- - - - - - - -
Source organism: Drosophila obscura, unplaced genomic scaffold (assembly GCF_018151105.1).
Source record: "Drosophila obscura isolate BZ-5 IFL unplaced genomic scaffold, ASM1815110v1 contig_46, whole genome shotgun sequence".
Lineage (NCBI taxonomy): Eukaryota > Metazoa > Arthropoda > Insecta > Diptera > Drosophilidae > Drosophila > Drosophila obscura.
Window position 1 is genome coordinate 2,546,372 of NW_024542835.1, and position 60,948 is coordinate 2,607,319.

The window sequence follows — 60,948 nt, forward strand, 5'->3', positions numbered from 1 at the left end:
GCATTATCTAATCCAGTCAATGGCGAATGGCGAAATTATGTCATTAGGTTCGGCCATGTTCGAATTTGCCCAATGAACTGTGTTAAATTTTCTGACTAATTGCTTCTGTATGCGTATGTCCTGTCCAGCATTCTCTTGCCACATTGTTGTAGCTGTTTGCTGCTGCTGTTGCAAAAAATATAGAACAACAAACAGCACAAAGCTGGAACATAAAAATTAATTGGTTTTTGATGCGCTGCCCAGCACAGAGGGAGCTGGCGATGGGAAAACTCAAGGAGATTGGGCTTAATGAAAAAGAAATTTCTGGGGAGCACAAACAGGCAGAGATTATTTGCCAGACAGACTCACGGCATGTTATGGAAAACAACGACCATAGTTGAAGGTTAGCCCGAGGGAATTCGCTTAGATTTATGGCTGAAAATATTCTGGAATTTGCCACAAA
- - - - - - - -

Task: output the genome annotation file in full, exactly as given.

Source organism: Drosophila obscura, unplaced genomic scaffold (assembly GCF_018151105.1).
Source record: "Drosophila obscura isolate BZ-5 IFL unplaced genomic scaffold, ASM1815110v1 contig_46, whole genome shotgun sequence".
Lineage (NCBI taxonomy): Eukaryota > Metazoa > Arthropoda > Insecta > Diptera > Drosophilidae > Drosophila > Drosophila obscura.
Window position 1 is genome coordinate 2,546,372 of NW_024542835.1, and position 60,948 is coordinate 2,607,319.

The window sequence follows — 60,948 nt, forward strand, 5'->3', positions numbered from 1 at the left end:
GCATTATCTAATCCAGTCAATGGCGAATGGCGAAATTATGTCATTAGGTTCGGCCATGTTCGAATTTGCCCAATGAACTGTGTTAAATTTTCTGACTAATTGCTTCTGTATGCGTATGTCCTGTCCAGCATTCTCTTGCCACATTGTTGTAGCTGTTTGCTGCTGCTGTTGCAAAAAATATAGAACAACAAACAGCACAAAGCTGGAACATAAAAATTAATTGGTTTTTGATGCGCTGCCCAGCACAGAGGGAGCTGGCGATGGGAAAACTCAAGGAGATTGGGCTTAATGAAAAAGAAATTTCTGGGGAGCACAAACAGGCAGAGATTATTTGCCAGACAGACTCACGGCATGTTATGGAAAACAACGACCATAGTTGAAGGTTAGCCCGAGGGAATTCGCTTAGATTTATGGCTGAAAATATTCTGGAATTTGCCACAAA